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Brooke Wilberger

PORTLAND, Ore. — The man accused of kidnapping and killing a Brigham Young University student four years ago was interested in Satanism as a boy and tried to sexually assault his sister and their cousin, according to new documents released in the case.

Joel Courtney, 41, is charged with kidnapping and aggravated murder in the May 2004 disappearance of Brooke Wilberger while she was working for her sister outside an apartment complex near Oregon State University in Corvallis.

The body of Brooke Wilberger, a 19-year-old Brigham Young University student, has never been found.

But court documents released Thursday provided details showing that Courtney was in Corvallis when Wilberger disappeared and that the green van he was driving was spotted by several people, including an OSU employee who identified him from a photo lineup.

Benton County District Attorney John Haroldson told The Oregonian after the documents were released that Wilberger's DNA was found inside the van.

When contacted by The Associated Press, Haroldson said he had not meant to speak on the record about the DNA evidence but could not deny what he told the Portland newspaper.

"I'm not going to speak to it further," Haroldson said.

Prosecutors have said they will seek the death penalty.

In court documents that KGW-TV obtained from Bernalillo County, N.M., Detective Michael Hughes noted in an affidavit that investigators had found a floorboard mat containing blond hair fibers from Courtney's van. There were also blond hairs in a hair tie inside a personal duffel bag that Courtney carried.

But there was no indication in those documents that the hairs came from Wilberger.

Courtney was extradited from New Mexico to Oregon early this month following his conviction last year in New Mexico for the unrelated sexual assault and kidnapping of a foreign exchange student at the University of New Mexico. He was sentenced to 18 years for that crime, which was remarkably similar to the Wilberger disappearance — a young blond woman with blue eyes abducted near a college campus.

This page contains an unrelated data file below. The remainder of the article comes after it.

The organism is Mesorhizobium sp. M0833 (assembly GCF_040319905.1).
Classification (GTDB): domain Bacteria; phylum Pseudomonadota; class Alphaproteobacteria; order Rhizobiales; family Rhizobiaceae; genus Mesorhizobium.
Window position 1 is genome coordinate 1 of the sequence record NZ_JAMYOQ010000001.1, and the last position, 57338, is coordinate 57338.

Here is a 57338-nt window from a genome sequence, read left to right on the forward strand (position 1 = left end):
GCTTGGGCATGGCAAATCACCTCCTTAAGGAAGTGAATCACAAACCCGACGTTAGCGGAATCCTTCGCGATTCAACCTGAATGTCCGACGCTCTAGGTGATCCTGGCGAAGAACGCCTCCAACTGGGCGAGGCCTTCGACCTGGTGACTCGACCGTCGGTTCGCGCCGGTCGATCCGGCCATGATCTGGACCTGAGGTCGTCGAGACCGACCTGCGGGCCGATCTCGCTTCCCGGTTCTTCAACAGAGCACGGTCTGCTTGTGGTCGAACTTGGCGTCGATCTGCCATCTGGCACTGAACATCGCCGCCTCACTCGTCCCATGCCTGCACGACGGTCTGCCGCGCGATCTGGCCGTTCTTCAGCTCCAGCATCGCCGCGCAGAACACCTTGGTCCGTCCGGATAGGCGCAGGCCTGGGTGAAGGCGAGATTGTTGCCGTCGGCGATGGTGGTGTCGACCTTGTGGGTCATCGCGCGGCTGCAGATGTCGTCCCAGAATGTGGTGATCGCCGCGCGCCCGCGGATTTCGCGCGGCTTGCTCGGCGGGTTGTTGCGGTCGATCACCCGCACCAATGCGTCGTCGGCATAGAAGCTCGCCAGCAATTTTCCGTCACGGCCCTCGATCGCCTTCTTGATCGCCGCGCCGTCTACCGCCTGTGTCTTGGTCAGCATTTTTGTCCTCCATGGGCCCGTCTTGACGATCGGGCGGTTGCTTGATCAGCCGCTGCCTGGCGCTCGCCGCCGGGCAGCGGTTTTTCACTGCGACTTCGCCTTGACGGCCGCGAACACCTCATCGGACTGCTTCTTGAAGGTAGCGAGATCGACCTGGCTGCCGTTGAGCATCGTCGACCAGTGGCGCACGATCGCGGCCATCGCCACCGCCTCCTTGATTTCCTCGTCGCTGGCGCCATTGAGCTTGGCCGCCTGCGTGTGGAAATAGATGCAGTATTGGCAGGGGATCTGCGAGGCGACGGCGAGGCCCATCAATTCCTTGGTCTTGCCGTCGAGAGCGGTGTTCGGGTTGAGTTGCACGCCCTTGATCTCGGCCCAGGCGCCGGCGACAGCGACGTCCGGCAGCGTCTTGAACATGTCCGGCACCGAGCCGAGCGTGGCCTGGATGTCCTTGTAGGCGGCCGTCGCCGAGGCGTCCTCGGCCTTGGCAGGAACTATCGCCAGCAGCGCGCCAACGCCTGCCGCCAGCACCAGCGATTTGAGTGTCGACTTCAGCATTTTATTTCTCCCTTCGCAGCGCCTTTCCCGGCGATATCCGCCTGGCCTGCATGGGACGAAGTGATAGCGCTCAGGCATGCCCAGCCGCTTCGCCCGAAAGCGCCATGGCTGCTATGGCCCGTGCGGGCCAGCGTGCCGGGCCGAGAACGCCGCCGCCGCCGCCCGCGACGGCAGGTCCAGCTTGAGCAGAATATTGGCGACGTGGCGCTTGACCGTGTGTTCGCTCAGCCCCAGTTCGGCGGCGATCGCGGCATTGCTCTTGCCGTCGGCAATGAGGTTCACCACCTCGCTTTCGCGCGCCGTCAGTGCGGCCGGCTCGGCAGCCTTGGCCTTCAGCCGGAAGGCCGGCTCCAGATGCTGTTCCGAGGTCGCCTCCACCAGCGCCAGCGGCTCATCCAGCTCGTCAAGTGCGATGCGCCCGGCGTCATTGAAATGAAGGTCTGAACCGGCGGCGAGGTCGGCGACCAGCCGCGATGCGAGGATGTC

An affidavit by Detective Shawn Houck of the Corvallis Police Department summarized the evidence that led investigators to the arrest, including witnesses who spotted his green van the day of the disappearance and telling Lincoln County Circuit Court staff in Newport that he was in Corvallis when he failed to appear for a drunken driving charge that day.

The affidavit also said that two days after the disappearance he sought emergency medical treatment for chest pains and high blood pressure "consistent with someone laboring under a high level of anxiety commonly produced after a major criminal event."

The document said that Courtney's sister said he began using drugs at age 11, spent time in juvenile detention at 15 and developed an interest in Satanism. She also said he tried to sexually assault her when he was 14 and she had to hit him on the head with a clock to stop him from raping her.

His cousin also said Courtney sexually assaulted her several times when she was between the ages of 12 and 17.

Courtney was staying with his wife's parents in Portland when Wilberger vanished. They told detectives that he left their home early the morning of her disappearance and did not return until late the following night.

His van was clean when he left and muddy when he returned. He told his in-laws he had been off the road and had slept in the van, according to the documents.

Courtney told them he had been the victim of a kidnapping and that the police were after him, and he left to drive to his wife's home in Rio Rancho, N.M., near Albuquerque, the court documents said.